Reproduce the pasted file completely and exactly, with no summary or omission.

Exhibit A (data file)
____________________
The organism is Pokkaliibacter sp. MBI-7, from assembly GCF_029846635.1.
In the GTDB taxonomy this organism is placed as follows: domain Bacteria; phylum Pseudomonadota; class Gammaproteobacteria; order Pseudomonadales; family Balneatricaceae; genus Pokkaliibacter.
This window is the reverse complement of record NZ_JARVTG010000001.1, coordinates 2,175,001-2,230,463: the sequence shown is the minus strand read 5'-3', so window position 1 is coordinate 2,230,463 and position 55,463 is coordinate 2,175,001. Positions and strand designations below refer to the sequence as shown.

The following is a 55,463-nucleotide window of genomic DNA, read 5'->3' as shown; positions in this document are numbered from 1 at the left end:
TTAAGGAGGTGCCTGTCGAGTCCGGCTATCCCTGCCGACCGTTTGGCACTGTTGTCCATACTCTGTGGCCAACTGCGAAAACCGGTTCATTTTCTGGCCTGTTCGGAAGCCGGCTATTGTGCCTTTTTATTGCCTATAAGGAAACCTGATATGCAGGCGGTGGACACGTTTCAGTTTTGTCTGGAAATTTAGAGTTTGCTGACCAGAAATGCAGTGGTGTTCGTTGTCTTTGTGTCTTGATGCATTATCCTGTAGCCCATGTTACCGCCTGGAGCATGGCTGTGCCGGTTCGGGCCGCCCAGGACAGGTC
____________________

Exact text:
The organism is Pokkaliibacter sp. MBI-7, from assembly GCF_029846635.1.
In the GTDB taxonomy this organism is placed as follows: domain Bacteria; phylum Pseudomonadota; class Gammaproteobacteria; order Pseudomonadales; family Balneatricaceae; genus Pokkaliibacter.
This window is the reverse complement of record NZ_JARVTG010000001.1, coordinates 2,175,001-2,230,463: the sequence shown is the minus strand read 5'-3', so window position 1 is coordinate 2,230,463 and position 55,463 is coordinate 2,175,001. Positions and strand designations below refer to the sequence as shown.

The following is a 55,463-nucleotide window of genomic DNA, read 5'->3' as shown; positions in this document are numbered from 1 at the left end:
TTAAGGAGGTGCCTGTCGAGTCCGGCTATCCCTGCCGACCGTTTGGCACTGTTGTCCATACTCTGTGGCCAACTGCGAAAACCGGTTCATTTTCTGGCCTGTTCGGAAGCCGGCTATTGTGCCTTTTTATTGCCTATAAGGAAACCTGATATGCAGGCGGTGGACACGTTTCAGTTTTGTCTGGAAATTTAGAGTTTGCTGACCAGAAATGCAGTGGTGTTCGTTGTCTTTGTGTCTTGATGCATTATCCTGTAGCCCATGTTACCGCCTGGAGCATGGCTGTGCCGGTTCGGGCCGCCCAGGACAGGTC